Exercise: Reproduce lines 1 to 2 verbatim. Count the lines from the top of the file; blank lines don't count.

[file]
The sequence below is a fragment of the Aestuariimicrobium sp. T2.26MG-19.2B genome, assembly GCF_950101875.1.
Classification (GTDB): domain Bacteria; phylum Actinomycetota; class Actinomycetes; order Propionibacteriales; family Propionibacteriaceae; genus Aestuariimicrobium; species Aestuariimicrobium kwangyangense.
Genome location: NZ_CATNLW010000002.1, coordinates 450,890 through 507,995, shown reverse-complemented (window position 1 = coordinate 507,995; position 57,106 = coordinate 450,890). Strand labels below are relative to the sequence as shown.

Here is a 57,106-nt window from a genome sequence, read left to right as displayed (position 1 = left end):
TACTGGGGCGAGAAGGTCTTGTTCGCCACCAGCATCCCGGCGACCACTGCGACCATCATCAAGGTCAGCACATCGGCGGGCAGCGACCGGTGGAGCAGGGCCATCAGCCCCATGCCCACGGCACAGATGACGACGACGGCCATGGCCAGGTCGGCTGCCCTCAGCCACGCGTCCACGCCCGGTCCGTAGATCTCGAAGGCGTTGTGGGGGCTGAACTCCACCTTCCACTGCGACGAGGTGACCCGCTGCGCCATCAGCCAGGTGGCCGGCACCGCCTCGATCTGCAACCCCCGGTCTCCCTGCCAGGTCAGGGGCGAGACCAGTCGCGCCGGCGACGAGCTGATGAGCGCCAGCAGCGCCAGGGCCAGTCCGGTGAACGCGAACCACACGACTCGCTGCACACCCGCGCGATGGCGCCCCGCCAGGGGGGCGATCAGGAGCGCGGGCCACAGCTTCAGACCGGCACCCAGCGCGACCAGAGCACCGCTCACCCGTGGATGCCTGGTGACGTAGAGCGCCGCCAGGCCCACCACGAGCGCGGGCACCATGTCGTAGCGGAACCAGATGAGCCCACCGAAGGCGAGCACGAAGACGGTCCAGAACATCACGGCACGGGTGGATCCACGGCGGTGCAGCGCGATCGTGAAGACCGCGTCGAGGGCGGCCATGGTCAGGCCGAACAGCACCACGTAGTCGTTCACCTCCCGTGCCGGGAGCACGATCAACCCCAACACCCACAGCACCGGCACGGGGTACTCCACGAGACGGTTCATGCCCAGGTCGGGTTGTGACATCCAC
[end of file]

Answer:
The sequence below is a fragment of the Aestuariimicrobium sp. T2.26MG-19.2B genome, assembly GCF_950101875.1.
Classification (GTDB): domain Bacteria; phylum Actinomycetota; class Actinomycetes; order Propionibacteriales; family Propionibacteriaceae; genus Aestuariimicrobium; species Aestuariimicrobium kwangyangense.